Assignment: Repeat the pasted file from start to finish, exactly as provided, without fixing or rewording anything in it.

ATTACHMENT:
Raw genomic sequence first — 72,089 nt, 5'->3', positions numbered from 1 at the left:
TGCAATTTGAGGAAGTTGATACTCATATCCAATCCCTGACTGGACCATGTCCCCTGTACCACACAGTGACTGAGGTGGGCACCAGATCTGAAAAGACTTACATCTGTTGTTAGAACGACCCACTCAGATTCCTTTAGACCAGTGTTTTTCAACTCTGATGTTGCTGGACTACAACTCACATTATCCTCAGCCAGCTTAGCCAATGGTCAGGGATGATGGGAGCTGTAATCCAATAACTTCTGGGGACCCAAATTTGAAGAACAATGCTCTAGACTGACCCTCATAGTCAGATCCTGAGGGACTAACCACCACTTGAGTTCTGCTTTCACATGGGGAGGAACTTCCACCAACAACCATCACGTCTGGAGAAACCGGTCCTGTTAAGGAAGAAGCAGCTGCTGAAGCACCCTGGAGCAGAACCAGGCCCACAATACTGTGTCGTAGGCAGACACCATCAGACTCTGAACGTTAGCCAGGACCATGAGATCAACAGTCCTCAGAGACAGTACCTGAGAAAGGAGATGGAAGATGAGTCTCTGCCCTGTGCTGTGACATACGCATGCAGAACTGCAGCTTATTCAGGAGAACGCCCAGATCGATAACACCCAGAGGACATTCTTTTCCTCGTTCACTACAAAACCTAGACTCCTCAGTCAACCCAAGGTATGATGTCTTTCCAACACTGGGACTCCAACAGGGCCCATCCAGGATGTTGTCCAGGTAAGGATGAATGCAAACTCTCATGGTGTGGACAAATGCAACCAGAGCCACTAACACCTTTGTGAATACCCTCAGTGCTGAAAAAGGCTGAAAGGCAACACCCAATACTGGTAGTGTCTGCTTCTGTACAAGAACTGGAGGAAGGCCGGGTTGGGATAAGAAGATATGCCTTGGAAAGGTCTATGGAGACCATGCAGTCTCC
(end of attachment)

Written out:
Raw genomic sequence first — 72,089 nt, 5'->3', positions numbered from 1 at the left:
TGCAATTTGAGGAAGTTGATACTCATATCCAATCCCTGACTGGACCATGTCCCCTGTACCACACAGTGACTGAGGTGGGCACCAGATCTGAAAAGACTTACATCTGTTGTTAGAACGACCCACTCAGATTCCTTTAGACCAGTGTTTTTCAACTCTGATGTTGCTGGACTACAACTCACATTATCCTCAGCCAGCTTAGCCAATGGTCAGGGATGATGGGAGCTGTAATCCAATAACTTCTGGGGACCCAAATTTGAAGAACAATGCTCTAGACTGACCCTCATAGTCAGATCCTGAGGGACTAACCACCACTTGAGTTCTGCTTTCACATGGGGAGGAACTTCCACCAACAACCATCACGTCTGGAGAAACCGGTCCTGTTAAGGAAGAAGCAGCTGCTGAAGCACCCTGGAGCAGAACCAGGCCCACAATACTGTGTCGTAGGCAGACACCATCAGACTCTGAACGTTAGCCAGGACCATGAGATCAACAGTCCTCAGAGACAGTACCTGAGAAAGGAGATGGAAGATGAGTCTCTGCCCTGTGCTGTGACATACGCATGCAGAACTGCAGCTTATTCAGGAGAACGCCCAGATCGATAACACCCAGAGGACATTCTTTTCCTCGTTCACTACAAAACCTAGACTCCTCAGTCAACCCAAGGTATGATGTCTTTCCAACACTGGGACTCCAACAGGGCCCATCCAGGATGTTGTCCAGGTAAGGATGAATGCAAACTCTCATGGTGTGGACAAATGCAACCAGAGCCACTAACACCTTTGTGAATACCCTCAGTGCTGAAAAAGGCTGAAAGGCAACACCCAATACTGGTAGTGTCTGCTTCTGTACAAGAACTGGAGGAAGGCCGGGTTGGGATAAGAAGATATGCCTTGGAAAGGTCTATGGAGACCATGCAGTCTCC